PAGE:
This work and oth­ers play into a pol­i­tics of re­fusal – of not want­ing to take part within the con­text of an art his­tory and gallery sys­tem that has al­ways been for white au­di­ences any­way.

An­other work asks the au­di­ence to look through a mail-slot-shaped peep­hole into a dark­ened room where an up­side-down sculp­ture with neon text across it spins. It is ob­scured by a pil­lar, but through a mir­ror you can see a re­versed im­age of what it says, though you have to strain. As I try to make it out, I’m dis­tracted by a face at the op­po­site end of the room – an­other per­son is look­ing in as well. Our eyes lock, un­com­fort­ably. It feels like one of those mo­ments when you briefly make eye con­tact with a stranger on pub­lic trans­port, though so­cial in­ter­ac­tions at ex­hi­bi­tion open­ings are rarely with­out awk­ward­ness.

On the up­side-down ro­tat­ing sculp­ture is writ­ten in bright pur­ple neon “I SAW A SCAR TREE BUT DID NOT TAKE A PHOTO OF IT”. What­ever we were look­ing for or ex­pect­ing is not here.

Else­where, a live feed from cam­eras trained on peo­ple’s faces as they try to make out the text on the sculp­ture plays on screens. At times, peo­ple look con­fused, at other times an­noyed. Ev­ery­one is be­ing watched and put on dis­play. Strangers look at you look­ing, as your face strains to find mean­ing from a work that’s pur­posely ob­scured.

In an­other space a black air-dancer – the kind you might see out­side a used-car lot – sits de­flated on the floor in a pitch-black room. Ac­ti­vated by a mo­tion sen­sor

as you walk in, its en­gine whirrs loudly as it fills up with air. While it’s danc­ing and wav­ing for you, the dancer is spotlit. It has a car­toon sad face on it, eyes the yel­low of the Abo­rig­i­nal flag, hair like a gol­li­wog. It epit­o­mises the racialised de­pic­tions in car­toons pub­lished in Mur­doch news­pa­pers. The sound and the blind­ing light are im­pos­ing and ob­nox­ious, as if to say, “Is this the spec­ta­cle you came here for?” It’s so big it nearly touches the roof.

Only one piece in the whole ex­hi­bi­tion has an art­work la­bel, and it’s tat­tooed across the back of both of Rhall’s legs, re­ally high up, just be­neath his bot­tom. I know this be­cause there’s an im­age of it on a wall. In a pho­to­graph taken from above, Rhall’s body is laid out, on dis­play – ob­vi­ously on the NGV bench that he’s put in the ex­hi­bi­tion. The tat­too reads “Abo­rig­i­nal Art Tat­toos” and then of­fers a ma­te­ri­als list: “Elec­tronic in­put de­vice, paint, a pub­lic, tim­ber rail, draw­ing im­ple­ment/s, se­quen­tial dis­play of draw­ings, floor draw­ing, di­men­sions vari­able”. This for­mal el­e­ment of an ex­hi­bi­tion dis­play is per­ma­nently inked on his body, as though the artist is as much of an ob­ject as the fur­ni­ture.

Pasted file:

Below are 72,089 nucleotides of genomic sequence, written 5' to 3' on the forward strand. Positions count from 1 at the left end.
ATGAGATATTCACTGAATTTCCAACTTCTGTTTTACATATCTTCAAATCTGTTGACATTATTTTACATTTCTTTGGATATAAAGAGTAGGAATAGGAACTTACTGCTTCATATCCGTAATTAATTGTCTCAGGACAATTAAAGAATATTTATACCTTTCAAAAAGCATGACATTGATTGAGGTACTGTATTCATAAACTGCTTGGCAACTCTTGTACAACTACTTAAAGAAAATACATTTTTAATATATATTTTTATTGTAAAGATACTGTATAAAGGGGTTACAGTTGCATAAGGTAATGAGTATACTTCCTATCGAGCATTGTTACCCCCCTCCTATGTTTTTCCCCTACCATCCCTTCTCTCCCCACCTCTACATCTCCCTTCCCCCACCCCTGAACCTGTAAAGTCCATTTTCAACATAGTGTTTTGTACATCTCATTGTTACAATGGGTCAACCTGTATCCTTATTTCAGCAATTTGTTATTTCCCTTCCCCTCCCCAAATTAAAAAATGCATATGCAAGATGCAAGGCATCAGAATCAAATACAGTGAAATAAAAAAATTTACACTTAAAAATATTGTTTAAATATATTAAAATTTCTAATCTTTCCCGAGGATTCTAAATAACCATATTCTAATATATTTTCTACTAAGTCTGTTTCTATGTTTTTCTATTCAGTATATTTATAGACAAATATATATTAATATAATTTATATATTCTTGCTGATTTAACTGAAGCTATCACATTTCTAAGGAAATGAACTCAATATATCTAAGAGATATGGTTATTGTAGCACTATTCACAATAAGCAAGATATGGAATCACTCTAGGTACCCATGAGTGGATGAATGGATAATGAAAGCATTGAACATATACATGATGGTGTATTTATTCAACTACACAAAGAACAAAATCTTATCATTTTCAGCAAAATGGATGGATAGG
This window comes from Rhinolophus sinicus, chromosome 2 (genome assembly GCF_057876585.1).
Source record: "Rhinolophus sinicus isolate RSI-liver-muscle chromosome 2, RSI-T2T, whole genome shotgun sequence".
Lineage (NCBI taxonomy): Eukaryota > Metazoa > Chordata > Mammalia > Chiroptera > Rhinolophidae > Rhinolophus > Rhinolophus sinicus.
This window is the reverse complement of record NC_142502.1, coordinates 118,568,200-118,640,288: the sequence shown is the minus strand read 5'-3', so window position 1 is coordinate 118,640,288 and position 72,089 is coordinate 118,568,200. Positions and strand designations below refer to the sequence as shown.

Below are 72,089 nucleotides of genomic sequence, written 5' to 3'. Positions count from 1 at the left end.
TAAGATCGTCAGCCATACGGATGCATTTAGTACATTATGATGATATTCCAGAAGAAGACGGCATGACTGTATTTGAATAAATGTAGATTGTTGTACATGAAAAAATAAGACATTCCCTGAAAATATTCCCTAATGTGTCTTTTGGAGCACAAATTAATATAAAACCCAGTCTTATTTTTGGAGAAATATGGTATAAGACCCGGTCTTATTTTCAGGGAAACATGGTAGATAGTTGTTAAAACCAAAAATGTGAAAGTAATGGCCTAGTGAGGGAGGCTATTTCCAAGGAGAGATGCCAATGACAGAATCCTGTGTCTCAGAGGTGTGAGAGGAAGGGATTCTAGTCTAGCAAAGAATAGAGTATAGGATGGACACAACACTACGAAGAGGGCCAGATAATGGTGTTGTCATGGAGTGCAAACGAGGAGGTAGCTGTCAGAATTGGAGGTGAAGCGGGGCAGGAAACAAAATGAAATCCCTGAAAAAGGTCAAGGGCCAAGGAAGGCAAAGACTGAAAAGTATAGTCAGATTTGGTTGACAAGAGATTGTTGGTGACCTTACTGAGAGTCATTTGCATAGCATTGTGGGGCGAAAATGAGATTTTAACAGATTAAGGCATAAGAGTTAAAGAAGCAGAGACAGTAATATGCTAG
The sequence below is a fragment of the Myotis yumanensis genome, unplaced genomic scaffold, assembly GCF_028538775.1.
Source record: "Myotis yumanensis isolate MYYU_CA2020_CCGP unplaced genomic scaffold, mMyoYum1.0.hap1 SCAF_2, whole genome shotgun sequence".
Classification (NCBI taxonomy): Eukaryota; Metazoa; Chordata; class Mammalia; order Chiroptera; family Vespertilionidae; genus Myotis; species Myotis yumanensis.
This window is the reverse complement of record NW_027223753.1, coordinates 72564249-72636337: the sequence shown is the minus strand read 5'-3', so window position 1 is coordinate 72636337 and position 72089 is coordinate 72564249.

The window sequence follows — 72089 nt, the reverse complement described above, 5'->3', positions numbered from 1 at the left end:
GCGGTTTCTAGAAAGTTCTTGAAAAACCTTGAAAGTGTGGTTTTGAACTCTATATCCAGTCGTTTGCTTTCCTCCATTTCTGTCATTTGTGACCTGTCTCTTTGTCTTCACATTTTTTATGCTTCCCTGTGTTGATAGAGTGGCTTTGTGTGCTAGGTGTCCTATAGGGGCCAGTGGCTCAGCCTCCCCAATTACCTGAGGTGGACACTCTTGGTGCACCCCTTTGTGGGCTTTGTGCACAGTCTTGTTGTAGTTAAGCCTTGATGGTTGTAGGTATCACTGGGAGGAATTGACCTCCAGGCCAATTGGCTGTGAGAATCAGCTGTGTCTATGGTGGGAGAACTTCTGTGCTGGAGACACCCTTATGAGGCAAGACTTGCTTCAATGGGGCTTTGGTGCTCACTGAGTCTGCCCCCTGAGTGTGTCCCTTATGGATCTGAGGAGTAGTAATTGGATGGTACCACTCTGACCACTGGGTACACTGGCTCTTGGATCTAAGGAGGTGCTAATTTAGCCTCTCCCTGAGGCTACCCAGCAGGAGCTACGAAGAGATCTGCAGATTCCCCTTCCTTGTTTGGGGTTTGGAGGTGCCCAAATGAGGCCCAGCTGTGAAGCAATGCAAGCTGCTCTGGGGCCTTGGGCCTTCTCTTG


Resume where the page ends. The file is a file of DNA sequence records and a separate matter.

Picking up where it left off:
In an­other gallery space, Rhall’s four as­sis­tants, dressed in cov­er­alls, are sit­ting on a rug around a low ta­ble. Their cov­er­alls give the scene the feel­ing of a fac­tory work­shop. They are a well-oiled op­er­a­tion, mak­ing sty­luses out of sticks for an in­stal­la­tion one floor above called “Abo­rig­i­nal Art Tat­toos”, which takes the wit and dry hu­mour that runs through the ex­hi­bi­tion and twists it into a feel­ing of ten­sion that sits in the pit of the stom­ach. “DRAW YOUR OWN ABO­RIG­I­NAL ART TAT­TOO IF YOU WANT” is scratched on one wall, next to an iPad

RHALL’S PRAC­TICE CASTS THE GALLERY SPACE AS AN IM­PE­RIAL MA­CHINE. HE SPEAKS BACK TO THE HIS­TORY OF 19TH-CEN­TURY MU­SE­UMS, WHERE NONEURO­PEAN BOD­IES AND PIL­LAGED OB­JECTS ARE PUT ON DIS­PLAY.

with sty­luses hang­ing on strings. There are place­holder plac­ards dot­ted through­out the room, where peo­ple’s de­signs will be dis­played as the ex­hi­bi­tion goes on.

Kids are go­ing wild for it, us­ing the sty­luses to draw their own tat­toos. It feels like it could be part of the NGV Kids’ ac­tiv­ity room. Par­ents and au­di­ence mem­bers look on, pal­pa­bly un­com­fort­able. We are all nice pro­gres­sive peo­ple here who un­der­stand cul­tural ap­pro­pri­a­tion.

De­func­tion­alised Au­ton­o­mous Ob­jects of­fers no easy res­o­lu­tion to the ten­sions it raises. In­stead, it asks the au­di­ence to hold them, walk away with them, sit on them. Even if you feel as though you’re in on the wit and hu­mour in many of Rhall’s works, you still feel im­pli­cated in the dy­nam­ics of mu­seum dis­play, es­pe­cially as your face – strain­ing for mean­ing – is

• pro­jected onto a screen.

In­stal­la­tion views (above and left) from De­func­tion­alised Au­ton­o­mous Ob­jects.